• The quality of finished product is affected by absolute aspiration pressure,fill speed of the bowl,wash rate,quantity of the wash volume .

Safety features on autotransfusion machines –

  • Air sensing capabilities
  • Level detectors
  • Air and foam detectors
  • Hand cranking
  • Two bag reinfusion systems
  • Waste bag overfill automatic shutoff


   Contraindications to cell salvage -

  • Contaminated wound sites and septic procedures
  • Aspiration during caeserean section
  • Concurrent use when microfibular collagen agents are used.


  Problems with cell salvage -

  • The issue of air-fluid interfaces remains, although the avoidance of "skimming" and the presence of heparin at the tip of the suction apparatus reduces the activation of the clotting and inflammatory cascades.
  • Large volumes of blood are processed through a cell saver, it will deplete that volume of blood of platelets and clotting factors.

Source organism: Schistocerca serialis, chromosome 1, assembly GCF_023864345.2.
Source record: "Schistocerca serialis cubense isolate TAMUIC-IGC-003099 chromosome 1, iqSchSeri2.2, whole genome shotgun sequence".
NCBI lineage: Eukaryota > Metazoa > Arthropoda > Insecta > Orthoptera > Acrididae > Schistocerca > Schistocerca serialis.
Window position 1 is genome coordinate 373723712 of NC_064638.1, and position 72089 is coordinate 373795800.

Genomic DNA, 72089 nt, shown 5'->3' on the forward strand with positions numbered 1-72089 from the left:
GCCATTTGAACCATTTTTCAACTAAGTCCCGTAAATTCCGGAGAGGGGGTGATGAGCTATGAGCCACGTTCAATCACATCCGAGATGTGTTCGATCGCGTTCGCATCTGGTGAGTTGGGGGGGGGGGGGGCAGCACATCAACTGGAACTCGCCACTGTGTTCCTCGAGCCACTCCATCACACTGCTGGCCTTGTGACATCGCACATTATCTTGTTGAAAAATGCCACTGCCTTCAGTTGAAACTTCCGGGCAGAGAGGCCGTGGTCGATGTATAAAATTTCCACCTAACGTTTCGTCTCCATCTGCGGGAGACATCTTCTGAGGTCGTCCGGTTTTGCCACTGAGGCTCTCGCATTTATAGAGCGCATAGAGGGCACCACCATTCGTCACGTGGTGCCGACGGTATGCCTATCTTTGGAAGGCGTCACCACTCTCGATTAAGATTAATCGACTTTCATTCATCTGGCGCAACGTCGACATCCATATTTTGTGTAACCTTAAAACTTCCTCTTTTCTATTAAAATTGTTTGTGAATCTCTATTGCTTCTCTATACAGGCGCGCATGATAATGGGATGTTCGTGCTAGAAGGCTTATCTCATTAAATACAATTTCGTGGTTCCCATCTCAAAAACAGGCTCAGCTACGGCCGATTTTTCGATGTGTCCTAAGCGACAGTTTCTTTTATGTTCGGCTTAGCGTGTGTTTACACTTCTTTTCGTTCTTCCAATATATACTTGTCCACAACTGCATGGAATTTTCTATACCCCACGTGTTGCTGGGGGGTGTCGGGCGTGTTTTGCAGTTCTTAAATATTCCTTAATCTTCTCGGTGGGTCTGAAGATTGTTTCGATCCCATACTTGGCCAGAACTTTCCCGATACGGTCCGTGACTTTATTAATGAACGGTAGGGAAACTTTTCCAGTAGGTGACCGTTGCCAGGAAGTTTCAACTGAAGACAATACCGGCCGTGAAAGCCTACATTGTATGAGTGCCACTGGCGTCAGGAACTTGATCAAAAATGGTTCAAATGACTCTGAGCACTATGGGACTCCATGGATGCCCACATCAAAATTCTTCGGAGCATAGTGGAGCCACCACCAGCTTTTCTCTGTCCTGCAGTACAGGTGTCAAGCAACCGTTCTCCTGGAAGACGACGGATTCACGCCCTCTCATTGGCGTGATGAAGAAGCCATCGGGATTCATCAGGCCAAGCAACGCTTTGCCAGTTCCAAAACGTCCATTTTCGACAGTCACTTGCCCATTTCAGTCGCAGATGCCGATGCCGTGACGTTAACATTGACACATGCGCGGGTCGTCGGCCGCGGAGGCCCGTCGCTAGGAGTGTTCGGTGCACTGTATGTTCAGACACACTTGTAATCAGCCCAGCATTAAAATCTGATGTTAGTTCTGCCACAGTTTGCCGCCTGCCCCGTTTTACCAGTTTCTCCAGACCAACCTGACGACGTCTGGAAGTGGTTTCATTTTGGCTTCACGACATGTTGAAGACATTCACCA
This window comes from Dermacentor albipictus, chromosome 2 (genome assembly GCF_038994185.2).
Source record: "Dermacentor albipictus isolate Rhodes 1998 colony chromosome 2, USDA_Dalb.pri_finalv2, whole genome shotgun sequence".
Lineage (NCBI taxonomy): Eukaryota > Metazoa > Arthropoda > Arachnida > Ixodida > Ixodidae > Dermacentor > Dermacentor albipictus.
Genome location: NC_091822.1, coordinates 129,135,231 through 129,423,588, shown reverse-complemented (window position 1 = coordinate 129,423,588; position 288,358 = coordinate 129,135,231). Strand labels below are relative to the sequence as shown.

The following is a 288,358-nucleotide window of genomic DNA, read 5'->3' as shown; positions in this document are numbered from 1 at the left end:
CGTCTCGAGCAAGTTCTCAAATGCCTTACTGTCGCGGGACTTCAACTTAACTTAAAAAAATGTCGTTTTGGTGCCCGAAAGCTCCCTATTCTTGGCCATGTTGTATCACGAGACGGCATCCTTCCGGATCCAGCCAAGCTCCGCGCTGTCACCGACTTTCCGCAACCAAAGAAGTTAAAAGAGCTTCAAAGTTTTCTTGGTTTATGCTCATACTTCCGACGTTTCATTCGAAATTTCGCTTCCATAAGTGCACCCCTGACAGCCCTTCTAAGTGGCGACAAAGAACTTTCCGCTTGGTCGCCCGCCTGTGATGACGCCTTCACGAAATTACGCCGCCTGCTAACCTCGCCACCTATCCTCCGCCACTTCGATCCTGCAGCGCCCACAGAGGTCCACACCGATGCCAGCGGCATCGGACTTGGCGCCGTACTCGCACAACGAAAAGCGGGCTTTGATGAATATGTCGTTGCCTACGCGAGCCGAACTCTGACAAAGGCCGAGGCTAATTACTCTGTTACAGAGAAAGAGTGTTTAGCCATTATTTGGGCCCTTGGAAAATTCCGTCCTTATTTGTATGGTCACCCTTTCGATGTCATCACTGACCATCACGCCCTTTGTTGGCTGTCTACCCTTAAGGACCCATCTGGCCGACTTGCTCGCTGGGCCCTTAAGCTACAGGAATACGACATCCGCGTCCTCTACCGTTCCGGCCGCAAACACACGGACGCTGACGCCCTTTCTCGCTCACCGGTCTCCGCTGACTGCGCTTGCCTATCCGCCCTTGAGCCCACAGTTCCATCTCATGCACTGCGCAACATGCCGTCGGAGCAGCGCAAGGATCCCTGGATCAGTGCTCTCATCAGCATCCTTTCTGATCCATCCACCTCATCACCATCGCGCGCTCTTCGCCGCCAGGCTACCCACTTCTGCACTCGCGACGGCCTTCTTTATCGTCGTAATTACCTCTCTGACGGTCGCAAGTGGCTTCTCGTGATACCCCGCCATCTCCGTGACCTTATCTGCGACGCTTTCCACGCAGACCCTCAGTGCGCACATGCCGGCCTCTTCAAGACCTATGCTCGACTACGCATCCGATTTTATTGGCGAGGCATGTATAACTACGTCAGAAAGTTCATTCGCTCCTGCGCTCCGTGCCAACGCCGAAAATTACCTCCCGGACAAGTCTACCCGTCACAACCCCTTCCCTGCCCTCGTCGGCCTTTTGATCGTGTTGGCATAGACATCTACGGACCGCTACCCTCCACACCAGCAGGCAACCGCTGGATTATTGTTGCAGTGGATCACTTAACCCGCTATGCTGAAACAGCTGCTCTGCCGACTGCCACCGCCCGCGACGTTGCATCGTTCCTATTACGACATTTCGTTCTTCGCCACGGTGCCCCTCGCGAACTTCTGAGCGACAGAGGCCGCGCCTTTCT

• The process of cell salvage results in the activation of white blood cells leading to the release of inflammatory mediators (IL-6, C5a, C3a, terminal complement complexes). However unlike cardiotomy suction blood, the centrifugation and washing processes reduce the concentration of white blood cells by 30 – 80% and inflammatory mediators by 90 – 95% as they are discarded in the wash solution.

 Cardiotomy suction has –

  • Increased TNFalpha and IL 6, C3a
  • Pronounced systemic inflammatory response
  • Coagulopathy
  • Microembolic load.
  • This leads to increased blood loss, transfusion requirement and organ dysfunction